teaching american history
The eighth grade students of Davis Waldorf School are completing a four week block on American history. We started with the Lost Colony of Roanoke. Then we went northward to Virginia to catch a glimpse of James Fort, later renamed Jamestown. We saw John Rolfe save the colony with contraband tobacco, and essentially sparked one of America's first successful cash crops. Oh, and he also marries the beautiful Pocahontas! Plymouth Rock welcomes the Pilgrims, who escape religious oppression in England, only to be blinded by their own faith in the Salem Witch Trials where 20 of their own citizens were wrongfully convicted of witchcraft. Mercantilism builds the Thirteen Colonies. The French, also seeing the opportunities of the New World, find themselves traveling down the St. Lawrence River into the areas around the Great Lakes. They make friends with the indigenous people, trade muskets for beaver fur (whose felted fur is a hit with the fashion-forward Europeans), and establish forts in Ohio Country. Tensions rise as the English colonists crash their party. George Washington unconvincingly tries to encourage the French to leave Fort Le Boeuf, but after a bit of French wine, he leaves; his mission is a failure. Fighting ensues with the French and Indian War. It's an expensive war for the English crown, who subsequently levy heavy taxes on the colonists. The colonists cry "No taxation without representation!" Five Bostonians die in an altercation near the State House against British soldiers - the Boston Massacre. Then a Boston Tea Party. Intolerable Acts are pushed on the colonists to punish them for their actions. Patrick Henry gives an ultimatum: "As for me, give me liberty or give me death!" The colonists stockpile arms, ammunition, and supplies. The British march from Boston to Lexington and Concord, and the minutemen rise to meet them. (That's me in the picture, I taught the eighth graders how to fire muskets - eurythmy copper rods, and we charged across the field to fire at redcoats across the street!) George Washington, now Commander-in-Chief of the Continental Army, drives the British from Boston, crosses the Delaware River to take Trenton and Princeton from the British and the Hessians, hunkers down at Valley Forge with Baron von Steuben training the Army and boosting morale, and, with French allies, forces a surrender from Cornwallis at Yorktown.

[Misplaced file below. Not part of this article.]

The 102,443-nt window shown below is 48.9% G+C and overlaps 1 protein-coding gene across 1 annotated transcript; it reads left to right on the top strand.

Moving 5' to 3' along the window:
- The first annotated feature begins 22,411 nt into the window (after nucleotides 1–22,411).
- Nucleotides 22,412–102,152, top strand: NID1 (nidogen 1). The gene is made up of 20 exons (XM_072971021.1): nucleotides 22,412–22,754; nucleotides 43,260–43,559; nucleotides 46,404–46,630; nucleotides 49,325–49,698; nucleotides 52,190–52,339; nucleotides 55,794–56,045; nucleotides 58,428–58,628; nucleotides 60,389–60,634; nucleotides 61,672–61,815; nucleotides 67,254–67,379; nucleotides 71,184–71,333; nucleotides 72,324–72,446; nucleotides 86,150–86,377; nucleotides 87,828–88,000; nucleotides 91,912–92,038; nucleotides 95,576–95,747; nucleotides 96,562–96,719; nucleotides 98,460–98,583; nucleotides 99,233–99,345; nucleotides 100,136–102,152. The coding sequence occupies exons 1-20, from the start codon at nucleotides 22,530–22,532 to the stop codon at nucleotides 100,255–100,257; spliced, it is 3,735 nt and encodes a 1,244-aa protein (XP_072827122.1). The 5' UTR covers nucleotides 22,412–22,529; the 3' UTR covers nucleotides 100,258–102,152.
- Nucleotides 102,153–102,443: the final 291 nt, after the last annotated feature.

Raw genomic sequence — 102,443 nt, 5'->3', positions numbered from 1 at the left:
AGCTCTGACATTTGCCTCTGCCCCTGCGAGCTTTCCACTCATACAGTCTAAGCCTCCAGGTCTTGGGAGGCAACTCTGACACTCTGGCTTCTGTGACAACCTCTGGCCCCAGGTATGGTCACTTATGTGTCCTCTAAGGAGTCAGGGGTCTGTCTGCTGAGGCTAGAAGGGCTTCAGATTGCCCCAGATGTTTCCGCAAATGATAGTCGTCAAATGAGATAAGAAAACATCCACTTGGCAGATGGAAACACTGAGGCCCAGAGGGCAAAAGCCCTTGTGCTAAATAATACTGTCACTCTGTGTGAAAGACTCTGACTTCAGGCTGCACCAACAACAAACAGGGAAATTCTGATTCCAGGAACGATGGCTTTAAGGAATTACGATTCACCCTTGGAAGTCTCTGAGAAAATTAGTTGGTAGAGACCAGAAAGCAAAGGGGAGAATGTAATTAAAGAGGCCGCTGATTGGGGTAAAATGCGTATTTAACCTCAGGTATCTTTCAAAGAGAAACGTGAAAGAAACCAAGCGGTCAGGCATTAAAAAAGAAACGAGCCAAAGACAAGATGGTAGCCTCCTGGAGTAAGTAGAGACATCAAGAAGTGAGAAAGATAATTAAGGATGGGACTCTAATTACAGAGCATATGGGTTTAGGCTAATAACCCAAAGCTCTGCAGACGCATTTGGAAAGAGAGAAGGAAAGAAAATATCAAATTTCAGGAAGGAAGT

We covered 200 years in four weeks, with a second block of American History planned later this year: the Civil War, Industrial Revolution, WWI and WWII, and modern times. Whew!